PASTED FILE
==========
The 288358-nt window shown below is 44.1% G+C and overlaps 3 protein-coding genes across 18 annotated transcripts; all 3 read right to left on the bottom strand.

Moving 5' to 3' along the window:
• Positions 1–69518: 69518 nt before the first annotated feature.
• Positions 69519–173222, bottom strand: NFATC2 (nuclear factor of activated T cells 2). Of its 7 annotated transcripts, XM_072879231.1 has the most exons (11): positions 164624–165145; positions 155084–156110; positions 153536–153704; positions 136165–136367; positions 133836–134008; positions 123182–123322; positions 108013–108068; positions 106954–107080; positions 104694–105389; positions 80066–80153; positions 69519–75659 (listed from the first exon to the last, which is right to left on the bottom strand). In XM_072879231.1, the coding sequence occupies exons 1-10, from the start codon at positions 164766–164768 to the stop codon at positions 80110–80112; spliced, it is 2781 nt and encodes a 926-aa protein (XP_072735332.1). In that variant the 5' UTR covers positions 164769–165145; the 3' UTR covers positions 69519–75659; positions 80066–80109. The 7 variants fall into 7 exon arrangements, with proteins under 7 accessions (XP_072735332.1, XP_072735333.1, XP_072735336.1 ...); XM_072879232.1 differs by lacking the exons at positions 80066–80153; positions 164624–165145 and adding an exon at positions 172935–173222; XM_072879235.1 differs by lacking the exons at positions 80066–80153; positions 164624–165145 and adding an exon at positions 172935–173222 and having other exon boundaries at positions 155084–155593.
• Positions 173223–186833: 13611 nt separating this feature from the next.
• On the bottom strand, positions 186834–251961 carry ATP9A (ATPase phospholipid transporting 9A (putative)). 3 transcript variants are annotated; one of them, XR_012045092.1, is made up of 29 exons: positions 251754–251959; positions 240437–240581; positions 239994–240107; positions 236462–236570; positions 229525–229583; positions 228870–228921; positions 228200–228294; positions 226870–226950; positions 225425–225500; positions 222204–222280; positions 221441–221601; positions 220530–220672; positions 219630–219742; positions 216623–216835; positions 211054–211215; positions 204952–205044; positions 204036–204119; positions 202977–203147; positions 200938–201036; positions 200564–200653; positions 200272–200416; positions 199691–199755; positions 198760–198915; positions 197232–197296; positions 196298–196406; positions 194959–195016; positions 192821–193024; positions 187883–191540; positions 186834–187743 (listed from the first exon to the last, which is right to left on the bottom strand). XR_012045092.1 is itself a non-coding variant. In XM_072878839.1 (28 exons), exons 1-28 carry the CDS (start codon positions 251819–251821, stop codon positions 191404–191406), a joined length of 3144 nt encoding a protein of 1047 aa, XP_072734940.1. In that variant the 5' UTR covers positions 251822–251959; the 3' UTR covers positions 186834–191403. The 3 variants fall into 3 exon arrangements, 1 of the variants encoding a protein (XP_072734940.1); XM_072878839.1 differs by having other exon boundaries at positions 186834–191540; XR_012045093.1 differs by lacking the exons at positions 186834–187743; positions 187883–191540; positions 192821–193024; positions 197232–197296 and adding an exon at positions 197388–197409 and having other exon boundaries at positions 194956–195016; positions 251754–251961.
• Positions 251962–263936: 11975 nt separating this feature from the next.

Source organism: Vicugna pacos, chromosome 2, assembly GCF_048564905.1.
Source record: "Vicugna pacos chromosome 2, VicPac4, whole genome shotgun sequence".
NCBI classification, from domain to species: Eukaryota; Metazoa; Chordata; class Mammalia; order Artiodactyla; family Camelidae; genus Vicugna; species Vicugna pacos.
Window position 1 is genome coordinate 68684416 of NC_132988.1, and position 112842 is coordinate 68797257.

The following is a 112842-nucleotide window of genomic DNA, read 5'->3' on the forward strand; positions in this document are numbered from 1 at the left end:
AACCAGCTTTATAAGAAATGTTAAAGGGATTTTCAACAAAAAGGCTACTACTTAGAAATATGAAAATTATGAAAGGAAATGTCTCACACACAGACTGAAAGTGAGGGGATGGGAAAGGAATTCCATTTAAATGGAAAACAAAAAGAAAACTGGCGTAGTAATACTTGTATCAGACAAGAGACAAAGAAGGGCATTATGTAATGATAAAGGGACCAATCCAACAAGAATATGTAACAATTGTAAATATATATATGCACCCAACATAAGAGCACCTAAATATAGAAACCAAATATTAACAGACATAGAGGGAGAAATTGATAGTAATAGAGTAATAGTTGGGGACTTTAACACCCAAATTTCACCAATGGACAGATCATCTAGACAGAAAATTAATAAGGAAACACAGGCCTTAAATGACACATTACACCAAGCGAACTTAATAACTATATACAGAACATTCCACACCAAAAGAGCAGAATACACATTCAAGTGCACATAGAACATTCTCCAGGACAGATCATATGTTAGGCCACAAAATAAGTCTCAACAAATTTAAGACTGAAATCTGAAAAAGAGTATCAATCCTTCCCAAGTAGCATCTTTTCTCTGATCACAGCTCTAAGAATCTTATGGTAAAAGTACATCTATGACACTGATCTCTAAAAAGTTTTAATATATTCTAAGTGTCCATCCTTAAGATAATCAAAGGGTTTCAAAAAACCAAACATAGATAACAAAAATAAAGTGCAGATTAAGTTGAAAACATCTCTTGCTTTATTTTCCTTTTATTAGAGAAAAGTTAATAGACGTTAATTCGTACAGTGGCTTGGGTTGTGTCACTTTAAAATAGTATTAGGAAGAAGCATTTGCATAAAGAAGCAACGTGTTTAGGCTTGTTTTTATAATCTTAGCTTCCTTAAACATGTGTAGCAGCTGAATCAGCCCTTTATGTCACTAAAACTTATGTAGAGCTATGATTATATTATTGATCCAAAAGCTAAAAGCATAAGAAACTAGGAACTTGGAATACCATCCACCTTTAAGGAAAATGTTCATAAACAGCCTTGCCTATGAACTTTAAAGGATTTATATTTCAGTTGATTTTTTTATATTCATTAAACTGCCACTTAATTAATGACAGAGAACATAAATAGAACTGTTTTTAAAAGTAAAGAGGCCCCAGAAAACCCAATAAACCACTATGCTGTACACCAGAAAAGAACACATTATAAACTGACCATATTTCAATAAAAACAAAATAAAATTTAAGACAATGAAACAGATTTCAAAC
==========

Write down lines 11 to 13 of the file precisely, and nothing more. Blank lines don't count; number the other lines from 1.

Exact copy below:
Window position 1 is genome coordinate 68684416 of NC_132988.1, and position 112842 is coordinate 68797257.

The following is a 112842-nucleotide window of genomic DNA, read 5'->3' on the forward strand; positions in this document are numbered from 1 at the left end:
AACCAGCTTTATAAGAAATGTTAAAGGGATTTTCAACAAAAAGGCTACTACTTAGAAATATGAAAATTATGAAAGGAAATGTCTCACACACAGACTGAAAGTGAGGGGATGGGAAAGGAATTCCATTTAAATGGAAAACAAAAAGAAAACTGGCGTAGTAATACTTGTATCAGACAAGAGACAAAGAAGGGCATTATGTAATGATAAAGGGACCAATCCAACAAGAATATGTAACAATTGTAAATATATATATGCACCCAACATAAGAGCACCTAAATATAGAAACCAAATATTAACAGACATAGAGGGAGAAATTGATAGTAATAGAGTAATAGTTGGGGACTTTAACACCCAAATTTCACCAATGGACAGATCATCTAGACAGAAAATTAATAAGGAAACACAGGCCTTAAATGACACATTACACCAAGCGAACTTAATAACTATATACAGAACATTCCACACCAAAAGAGCAGAATACACATTCAAGTGCACATAGAACATTCTCCAGGACAGATCATATGTTAGGCCACAAAATAAGTCTCAACAAATTTAAGACTGAAATCTGAAAAAGAGTATCAATCCTTCCCAAGTAGCATCTTTTCTCTGATCACAGCTCTAAGAATCTTATGGTAAAAGTACATCTATGACACTGATCTCTAAAAAGTTTTAATATATTCTAAGTGTCCATCCTTAAGATAATCAAAGGGTTTCAAAAAACCAAACATAGATAACAAAAATAAAGTGCAGATTAAGTTGAAAACATCTCTTGCTTTATTTTCCTTTTATTAGAGAAAAGTTAATAGACGTTAATTCGTACAGTGGCTTGGGTTGTGTCACTTTAAAATAGTATTAGGAAGAAGCATTTGCATAAAGAAGCAACGTGTTTAGGCTTGTTTTTATAATCTTAGCTTCCTTAAACATGTGTAGCAGCTGAATCAGCCCTTTATGTCACTAAAACTTATGTAGAGCTATGATTATATTATTGATCCAAAAGCTAAAAGCATAAGAAACTAGGAACTTGGAATACCATCCACCTTTAAGGAAAATGTTCATAAACAGCCTTGCCTATGAACTTTAAAGGATTTATATTTCAGTTGATTTTTTTATATTCATTAAACTGCCACTTAATTAATGACAGAGAACATAAATAGAACTGTTTTTAAAAGTAAAGAGGCCCCAGAAAACCCAATAAACCACTATGCTGTACACCAGAAAAGAACACATTATAAACTGACCATATTTCAATAAAAACAAAATAAAATTTAAGACAATGAAACAGATTTCAAAC